Tuesday, January 16, 2007

The Photographer In Me

Part I of a III part short story

I was nine years old when I took my first meaningful photograph.
My older brother Paul hated the picture from the first, because it wasn't, in his view, perfectly flattering.

I still remember the satisfyingly distinctive click-whiz of my mother's Polaroid SX-70 as it took--and spat out--my first masterpiece in the shape of a foggy square sheet of film. I wasn't able to stand and wonder at the two-minute transformation to come, that milky-to-distinct morphing, a process I had studied so many times before as my mother worked the camera at family events.

I was too busy running from my brother, who seemed to know without even seeing that he wasn't going to approve of his likeness. First, he chased me down the stairs. Then he followed me through a slamming back door and out into the yard, bellowing my name as I darted for the magnolia tree that served as a living ladder over the back fence to the alley behind us.

Ultimately, he caught me trying to climb into a ragged fig tree at a neighbor's house, but not before I had shoved the picture under an unused trashcan by their back gate. I cried a good deal and suffered multiple wretched titty-twisters before Paul ultimately gave in to defeat. Not only had I created my first important photo, but I had, for the first time, defeated my brother.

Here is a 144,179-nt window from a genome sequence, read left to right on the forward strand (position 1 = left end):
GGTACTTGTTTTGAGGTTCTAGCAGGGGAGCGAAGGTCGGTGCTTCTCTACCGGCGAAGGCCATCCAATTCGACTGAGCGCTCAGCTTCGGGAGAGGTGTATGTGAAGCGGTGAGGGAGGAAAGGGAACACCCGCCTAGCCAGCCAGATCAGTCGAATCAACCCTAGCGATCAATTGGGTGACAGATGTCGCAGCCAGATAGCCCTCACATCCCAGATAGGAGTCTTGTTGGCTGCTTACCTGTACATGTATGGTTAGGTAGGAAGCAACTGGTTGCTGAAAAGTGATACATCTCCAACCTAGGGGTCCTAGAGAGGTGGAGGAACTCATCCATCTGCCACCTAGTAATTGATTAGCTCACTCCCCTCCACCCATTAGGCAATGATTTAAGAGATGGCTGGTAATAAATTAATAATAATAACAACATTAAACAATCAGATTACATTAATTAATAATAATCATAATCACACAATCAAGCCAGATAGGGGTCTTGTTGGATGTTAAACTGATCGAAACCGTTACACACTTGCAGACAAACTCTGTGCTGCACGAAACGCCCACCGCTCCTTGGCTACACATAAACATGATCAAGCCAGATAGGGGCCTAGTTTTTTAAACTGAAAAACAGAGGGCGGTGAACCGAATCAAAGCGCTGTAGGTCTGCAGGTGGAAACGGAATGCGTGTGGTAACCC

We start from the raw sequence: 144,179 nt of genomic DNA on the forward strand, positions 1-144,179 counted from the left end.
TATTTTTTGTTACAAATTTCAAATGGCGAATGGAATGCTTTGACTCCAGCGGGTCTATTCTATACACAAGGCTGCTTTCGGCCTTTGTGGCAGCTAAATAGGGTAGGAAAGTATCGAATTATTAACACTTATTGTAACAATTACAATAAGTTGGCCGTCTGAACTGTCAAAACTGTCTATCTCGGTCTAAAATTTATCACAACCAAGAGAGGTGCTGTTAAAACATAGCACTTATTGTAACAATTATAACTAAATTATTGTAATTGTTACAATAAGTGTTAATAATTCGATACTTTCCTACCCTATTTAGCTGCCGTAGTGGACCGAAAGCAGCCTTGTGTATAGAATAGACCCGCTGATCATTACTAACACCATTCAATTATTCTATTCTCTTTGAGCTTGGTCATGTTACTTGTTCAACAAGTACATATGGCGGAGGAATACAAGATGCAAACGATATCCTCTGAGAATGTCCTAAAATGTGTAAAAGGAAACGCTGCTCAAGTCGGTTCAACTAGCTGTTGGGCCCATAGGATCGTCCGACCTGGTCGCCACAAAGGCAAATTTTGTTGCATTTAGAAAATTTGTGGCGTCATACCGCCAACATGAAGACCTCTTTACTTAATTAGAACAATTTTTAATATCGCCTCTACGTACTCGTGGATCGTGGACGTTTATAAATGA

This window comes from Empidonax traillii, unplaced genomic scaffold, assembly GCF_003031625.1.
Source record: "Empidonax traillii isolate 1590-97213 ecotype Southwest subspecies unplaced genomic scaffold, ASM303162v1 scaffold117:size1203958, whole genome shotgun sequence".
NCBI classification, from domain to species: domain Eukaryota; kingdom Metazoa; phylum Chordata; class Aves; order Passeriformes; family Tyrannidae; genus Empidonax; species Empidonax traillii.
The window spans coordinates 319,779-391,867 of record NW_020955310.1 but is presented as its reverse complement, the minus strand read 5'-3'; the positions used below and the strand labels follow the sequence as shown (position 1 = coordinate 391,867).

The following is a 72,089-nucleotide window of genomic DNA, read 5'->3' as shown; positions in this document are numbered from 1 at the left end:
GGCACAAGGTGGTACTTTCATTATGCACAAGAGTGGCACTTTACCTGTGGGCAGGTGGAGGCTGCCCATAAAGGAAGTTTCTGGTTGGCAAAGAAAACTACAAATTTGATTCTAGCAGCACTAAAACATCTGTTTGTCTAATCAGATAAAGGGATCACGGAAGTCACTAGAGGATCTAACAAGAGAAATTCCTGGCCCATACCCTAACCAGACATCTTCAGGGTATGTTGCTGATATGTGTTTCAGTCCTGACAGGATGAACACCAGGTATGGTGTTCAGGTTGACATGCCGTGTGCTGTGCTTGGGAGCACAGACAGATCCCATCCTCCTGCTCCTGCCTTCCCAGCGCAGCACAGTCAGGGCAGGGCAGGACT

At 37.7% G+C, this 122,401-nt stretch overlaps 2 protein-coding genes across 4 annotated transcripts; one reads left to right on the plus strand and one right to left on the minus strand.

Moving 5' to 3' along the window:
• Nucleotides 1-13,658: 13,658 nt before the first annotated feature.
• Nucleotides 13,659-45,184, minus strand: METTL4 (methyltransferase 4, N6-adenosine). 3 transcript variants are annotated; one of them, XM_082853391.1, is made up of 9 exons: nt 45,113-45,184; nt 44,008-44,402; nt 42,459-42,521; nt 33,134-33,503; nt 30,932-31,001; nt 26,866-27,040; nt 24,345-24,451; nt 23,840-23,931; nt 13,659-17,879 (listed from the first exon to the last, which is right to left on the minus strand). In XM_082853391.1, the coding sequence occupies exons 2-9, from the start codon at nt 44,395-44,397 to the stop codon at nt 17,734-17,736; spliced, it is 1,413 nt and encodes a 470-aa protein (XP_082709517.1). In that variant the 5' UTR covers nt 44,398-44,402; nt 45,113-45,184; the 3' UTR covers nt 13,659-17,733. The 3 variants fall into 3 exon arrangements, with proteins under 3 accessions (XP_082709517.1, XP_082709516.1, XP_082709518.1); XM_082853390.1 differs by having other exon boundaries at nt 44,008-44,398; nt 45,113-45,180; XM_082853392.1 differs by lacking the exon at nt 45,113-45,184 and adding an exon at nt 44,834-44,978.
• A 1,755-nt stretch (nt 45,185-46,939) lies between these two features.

That night, as I lay in bed, awake long past my bedtime, I studied the Polaroid by the sickly light of my bedside lamp. Even as a nine-year-old, I understood that I had captured a moment of my history, and my brother's history. For eternity, I could resurrect this day at my whim. And even with so little life experience, I felt the picture was more than a document. I felt, instead, that it was some sort of portal, a time-traveling celluloid escort.

I fell asleep that night dreaming of the flood of big moments I would capture in the coming days, of all the life I would forever be able to resurrect.

The following morning, however, it was only an hour after I awoke--having run out of film four shots into my photographic career--that my unbounded ambition collapsed under the weight of zero budget. Thankfully, in addition to three pointless shots I'd taken before 7am, I still had my previous day's masterpiece to sustain me.

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